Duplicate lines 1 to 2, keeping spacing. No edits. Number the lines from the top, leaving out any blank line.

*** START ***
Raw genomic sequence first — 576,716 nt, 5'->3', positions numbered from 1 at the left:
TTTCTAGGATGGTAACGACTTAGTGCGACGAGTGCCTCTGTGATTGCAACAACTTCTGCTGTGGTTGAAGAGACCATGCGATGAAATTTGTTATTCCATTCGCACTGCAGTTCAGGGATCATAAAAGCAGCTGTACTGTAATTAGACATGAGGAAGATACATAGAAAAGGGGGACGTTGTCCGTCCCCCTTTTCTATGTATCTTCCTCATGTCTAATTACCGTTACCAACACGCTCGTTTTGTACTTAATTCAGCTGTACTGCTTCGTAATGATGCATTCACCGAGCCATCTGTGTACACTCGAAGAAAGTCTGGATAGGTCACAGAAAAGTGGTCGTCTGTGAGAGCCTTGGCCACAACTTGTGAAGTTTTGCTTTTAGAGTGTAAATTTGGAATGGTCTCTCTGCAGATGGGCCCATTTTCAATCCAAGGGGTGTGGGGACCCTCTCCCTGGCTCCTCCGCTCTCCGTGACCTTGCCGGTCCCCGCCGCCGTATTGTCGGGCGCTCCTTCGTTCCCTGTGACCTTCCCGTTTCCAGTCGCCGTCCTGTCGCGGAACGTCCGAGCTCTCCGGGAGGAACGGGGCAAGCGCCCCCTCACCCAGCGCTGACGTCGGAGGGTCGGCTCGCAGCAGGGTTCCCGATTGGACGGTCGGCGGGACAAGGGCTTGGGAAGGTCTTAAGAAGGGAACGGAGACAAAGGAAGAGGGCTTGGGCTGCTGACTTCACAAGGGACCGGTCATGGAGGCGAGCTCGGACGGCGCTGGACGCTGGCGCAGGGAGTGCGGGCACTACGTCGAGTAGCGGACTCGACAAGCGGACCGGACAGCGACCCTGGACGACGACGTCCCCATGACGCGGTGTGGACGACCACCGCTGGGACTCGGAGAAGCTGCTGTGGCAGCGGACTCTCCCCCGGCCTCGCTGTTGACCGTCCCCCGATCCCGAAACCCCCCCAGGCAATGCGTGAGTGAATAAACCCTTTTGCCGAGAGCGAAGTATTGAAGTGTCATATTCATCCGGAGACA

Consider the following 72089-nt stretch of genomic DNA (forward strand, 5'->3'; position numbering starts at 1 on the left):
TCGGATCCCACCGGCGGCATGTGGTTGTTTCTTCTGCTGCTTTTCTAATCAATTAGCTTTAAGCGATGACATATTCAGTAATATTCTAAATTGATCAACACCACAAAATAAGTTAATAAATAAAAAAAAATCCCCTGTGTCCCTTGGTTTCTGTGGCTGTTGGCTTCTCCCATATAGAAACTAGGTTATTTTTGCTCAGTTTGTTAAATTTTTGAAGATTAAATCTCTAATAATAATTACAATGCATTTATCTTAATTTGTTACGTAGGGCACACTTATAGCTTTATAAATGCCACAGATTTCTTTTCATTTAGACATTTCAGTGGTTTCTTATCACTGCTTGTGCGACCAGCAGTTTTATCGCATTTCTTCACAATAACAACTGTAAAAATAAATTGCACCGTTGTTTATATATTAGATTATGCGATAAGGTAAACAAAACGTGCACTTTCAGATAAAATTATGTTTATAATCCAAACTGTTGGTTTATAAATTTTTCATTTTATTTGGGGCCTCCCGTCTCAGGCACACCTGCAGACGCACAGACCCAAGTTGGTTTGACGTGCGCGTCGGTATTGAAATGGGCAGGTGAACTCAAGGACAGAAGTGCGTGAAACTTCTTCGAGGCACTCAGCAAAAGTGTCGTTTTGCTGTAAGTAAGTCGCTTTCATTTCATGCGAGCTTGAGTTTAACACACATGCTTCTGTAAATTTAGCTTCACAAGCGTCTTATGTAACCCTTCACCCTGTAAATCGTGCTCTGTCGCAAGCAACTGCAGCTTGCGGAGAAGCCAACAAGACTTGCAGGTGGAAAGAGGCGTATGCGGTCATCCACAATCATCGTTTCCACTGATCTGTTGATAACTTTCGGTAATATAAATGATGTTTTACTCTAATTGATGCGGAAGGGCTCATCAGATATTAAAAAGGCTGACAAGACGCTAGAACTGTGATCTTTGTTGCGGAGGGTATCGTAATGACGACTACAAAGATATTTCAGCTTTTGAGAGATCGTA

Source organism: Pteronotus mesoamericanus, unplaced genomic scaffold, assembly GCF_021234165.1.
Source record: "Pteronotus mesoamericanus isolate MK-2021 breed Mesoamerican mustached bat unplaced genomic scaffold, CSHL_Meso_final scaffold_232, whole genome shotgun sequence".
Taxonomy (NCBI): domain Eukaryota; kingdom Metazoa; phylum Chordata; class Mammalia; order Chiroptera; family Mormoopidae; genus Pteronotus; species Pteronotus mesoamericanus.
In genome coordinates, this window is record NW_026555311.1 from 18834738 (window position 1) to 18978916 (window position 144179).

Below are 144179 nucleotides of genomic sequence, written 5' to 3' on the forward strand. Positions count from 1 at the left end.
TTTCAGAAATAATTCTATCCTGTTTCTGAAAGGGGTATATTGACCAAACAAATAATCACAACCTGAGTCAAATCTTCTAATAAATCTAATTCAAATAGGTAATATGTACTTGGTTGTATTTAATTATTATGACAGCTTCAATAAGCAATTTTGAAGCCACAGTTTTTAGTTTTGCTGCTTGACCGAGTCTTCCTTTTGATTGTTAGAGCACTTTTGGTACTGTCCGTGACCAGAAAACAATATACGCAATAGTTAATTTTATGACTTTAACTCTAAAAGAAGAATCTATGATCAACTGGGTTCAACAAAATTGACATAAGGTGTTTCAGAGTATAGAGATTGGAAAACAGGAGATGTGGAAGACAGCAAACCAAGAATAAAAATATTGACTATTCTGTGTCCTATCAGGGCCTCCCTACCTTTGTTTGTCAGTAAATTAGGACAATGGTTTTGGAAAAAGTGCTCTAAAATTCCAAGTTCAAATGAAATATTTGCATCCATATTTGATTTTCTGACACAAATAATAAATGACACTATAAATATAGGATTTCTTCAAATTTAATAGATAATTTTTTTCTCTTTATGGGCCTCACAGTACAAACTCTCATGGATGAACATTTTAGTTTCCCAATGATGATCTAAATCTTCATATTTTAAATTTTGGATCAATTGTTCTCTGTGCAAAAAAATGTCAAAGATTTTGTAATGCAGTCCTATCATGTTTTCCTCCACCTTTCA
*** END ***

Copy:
Raw genomic sequence first — 576,716 nt, 5'->3', positions numbered from 1 at the left:
TTTCTAGGATGGTAACGACTTAGTGCGACGAGTGCCTCTGTGATTGCAACAACTTCTGCTGTGGTTGAAGAGACCATGCGATGAAATTTGTTATTCCATTCGCACTGCAGTTCAGGGATCATAAAAGCAGCTGTACTGTAATTAGACATGAGGAAGATACATAGAAAAGGGGGACGTTGTCCGTCCCCCTTTTCTATGTATCTTCCTCATGTCTAATTACCGTTACCAACACGCTCGTTTTGTACTTAATTCAGCTGTACTGCTTCGTAATGATGCATTCACCGAGCCATCTGTGTACACTCGAAGAAAGTCTGGATAGGTCACAGAAAAGTGGTCGTCTGTGAGAGCCTTGGCCACAACTTGTGAAGTTTTGCTTTTAGAGTGTAAATTTGGAATGGTCTCTCTGCAGATGGGCCCATTTTCAATCCAAGGGGTGTGGGGACCCTCTCCCTGGCTCCTCCGCTCTCCGTGACCTTGCCGGTCCCCGCCGCCGTATTGTCGGGCGCTCCTTCGTTCCCTGTGACCTTCCCGTTTCCAGTCGCCGTCCTGTCGCGGAACGTCCGAGCTCTCCGGGAGGAACGGGGCAAGCGCCCCCTCACCCAGCGCTGACGTCGGAGGGTCGGCTCGCAGCAGGGTTCCCGATTGGACGGTCGGCGGGACAAGGGCTTGGGAAGGTCTTAAGAAGGGAACGGAGACAAAGGAAGAGGGCTTGGGCTGCTGACTTCACAAGGGACCGGTCATGGAGGCGAGCTCGGACGGCGCTGGACGCTGGCGCAGGGAGTGCGGGCACTACGTCGAGTAGCGGACTCGACAAGCGGACCGGACAGCGACCCTGGACGACGACGTCCCCATGACGCGGTGTGGACGACCACCGCTGGGACTCGGAGAAGCTGCTGTGGCAGCGGACTCTCCCCCGGCCTCGCTGTTGACCGTCCCCCGATCCCGAAACCCCCCCAGGCAATGCGTGAGTGAATAAACCCTTTTGCCGAGAGCGAAGTATTGAAGTGTCATATTCATCCGGAGACA